I first heard this story when I was about eight and a teacher read it during an assembly, and I’ve often thought of it since, maybe because I’m slightly obsessed with the psychology of presents. Why we give them, how we choose them, and how best to receive them, for better and worse… the whole thing is a fascinating minefield, especially since a present usually says much more about the giver’s perception than the receiver’s desires. This story is no different, and while the hook is the tragedy of the ironic resolution, it is at the same time infused with a huge expression of mutual love – surely the ultimate point of all gifts anyway.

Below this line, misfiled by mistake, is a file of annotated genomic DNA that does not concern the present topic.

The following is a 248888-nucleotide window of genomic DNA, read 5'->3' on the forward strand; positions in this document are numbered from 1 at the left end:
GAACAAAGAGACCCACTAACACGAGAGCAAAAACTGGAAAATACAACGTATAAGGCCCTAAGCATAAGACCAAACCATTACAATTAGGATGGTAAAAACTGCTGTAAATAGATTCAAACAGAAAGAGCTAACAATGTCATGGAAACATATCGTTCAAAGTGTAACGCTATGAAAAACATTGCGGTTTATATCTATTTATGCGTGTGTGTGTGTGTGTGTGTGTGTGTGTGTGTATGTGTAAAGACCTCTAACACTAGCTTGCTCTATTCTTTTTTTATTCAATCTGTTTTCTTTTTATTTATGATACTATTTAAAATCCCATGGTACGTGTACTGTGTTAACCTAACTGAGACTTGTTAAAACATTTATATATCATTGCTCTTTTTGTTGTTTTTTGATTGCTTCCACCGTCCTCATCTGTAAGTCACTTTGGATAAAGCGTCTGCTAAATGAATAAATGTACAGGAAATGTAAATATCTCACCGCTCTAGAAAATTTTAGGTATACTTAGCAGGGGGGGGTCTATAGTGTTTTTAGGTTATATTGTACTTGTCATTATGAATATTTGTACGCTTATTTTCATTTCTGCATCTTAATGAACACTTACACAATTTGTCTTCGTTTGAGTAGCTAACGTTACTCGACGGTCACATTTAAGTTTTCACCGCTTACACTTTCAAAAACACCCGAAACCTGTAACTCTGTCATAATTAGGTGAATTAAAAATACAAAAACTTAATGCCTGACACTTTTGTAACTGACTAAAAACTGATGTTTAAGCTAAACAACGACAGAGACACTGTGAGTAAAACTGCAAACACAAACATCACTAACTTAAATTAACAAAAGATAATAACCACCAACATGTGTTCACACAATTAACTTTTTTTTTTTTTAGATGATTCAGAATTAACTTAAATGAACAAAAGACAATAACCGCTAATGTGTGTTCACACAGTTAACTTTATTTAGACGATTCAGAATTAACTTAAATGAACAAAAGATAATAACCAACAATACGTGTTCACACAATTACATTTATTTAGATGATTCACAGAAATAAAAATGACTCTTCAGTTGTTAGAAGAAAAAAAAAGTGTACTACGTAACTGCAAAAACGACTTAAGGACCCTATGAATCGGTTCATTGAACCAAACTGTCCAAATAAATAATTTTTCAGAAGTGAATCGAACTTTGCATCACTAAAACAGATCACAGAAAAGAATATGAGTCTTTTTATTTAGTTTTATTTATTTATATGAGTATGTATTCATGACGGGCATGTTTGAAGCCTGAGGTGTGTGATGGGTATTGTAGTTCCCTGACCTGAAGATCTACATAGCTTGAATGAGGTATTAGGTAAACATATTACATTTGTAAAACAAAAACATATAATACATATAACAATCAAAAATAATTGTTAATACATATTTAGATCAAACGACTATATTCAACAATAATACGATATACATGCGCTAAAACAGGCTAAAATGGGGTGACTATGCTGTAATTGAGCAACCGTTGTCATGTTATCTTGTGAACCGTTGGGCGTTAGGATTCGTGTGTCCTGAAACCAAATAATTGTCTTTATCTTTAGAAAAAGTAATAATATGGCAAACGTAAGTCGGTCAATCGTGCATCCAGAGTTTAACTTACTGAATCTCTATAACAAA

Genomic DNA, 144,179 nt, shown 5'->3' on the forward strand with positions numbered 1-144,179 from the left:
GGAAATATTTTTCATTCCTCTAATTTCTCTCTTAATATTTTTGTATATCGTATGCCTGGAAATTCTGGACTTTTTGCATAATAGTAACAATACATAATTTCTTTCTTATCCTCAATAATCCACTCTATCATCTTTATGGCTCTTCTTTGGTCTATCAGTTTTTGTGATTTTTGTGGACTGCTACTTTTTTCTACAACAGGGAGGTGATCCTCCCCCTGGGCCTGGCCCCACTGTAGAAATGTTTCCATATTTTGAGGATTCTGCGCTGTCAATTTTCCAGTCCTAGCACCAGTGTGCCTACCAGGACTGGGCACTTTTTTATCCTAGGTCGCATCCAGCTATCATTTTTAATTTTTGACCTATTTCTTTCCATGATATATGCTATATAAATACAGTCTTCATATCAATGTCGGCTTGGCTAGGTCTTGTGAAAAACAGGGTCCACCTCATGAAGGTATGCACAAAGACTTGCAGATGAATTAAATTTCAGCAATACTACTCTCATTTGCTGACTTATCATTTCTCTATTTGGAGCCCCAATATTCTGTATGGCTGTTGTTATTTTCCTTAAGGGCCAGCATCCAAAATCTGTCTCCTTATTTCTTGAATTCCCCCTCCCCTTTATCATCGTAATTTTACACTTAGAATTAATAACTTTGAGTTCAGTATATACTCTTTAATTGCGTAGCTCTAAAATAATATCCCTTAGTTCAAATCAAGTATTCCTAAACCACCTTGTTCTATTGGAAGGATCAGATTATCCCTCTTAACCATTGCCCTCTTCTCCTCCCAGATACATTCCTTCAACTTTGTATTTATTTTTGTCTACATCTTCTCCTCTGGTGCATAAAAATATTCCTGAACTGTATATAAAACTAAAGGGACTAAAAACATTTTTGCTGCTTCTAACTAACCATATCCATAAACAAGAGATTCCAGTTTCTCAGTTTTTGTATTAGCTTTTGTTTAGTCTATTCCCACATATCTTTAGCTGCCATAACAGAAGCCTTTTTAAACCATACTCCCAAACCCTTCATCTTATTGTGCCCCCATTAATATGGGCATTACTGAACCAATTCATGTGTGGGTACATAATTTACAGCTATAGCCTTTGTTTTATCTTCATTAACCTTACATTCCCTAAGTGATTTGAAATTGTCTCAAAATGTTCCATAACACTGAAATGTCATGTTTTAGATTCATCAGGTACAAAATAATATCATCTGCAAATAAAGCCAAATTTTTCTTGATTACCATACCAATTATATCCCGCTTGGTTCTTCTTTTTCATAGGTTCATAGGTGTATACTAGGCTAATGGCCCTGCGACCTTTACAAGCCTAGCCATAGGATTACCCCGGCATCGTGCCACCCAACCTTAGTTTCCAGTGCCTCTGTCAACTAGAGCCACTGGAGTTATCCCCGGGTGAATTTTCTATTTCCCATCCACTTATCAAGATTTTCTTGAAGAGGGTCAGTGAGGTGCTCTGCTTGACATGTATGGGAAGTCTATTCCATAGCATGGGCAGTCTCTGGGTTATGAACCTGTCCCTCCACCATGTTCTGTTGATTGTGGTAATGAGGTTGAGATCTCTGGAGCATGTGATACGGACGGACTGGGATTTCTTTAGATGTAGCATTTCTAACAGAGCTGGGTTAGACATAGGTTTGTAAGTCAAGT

First published in The New York Sunday World, December 1905. Widely republished, including here online
Chosen by Alice Furse. Alice works at Four Communications and is the author of Everybody Knows This Is Nowhere.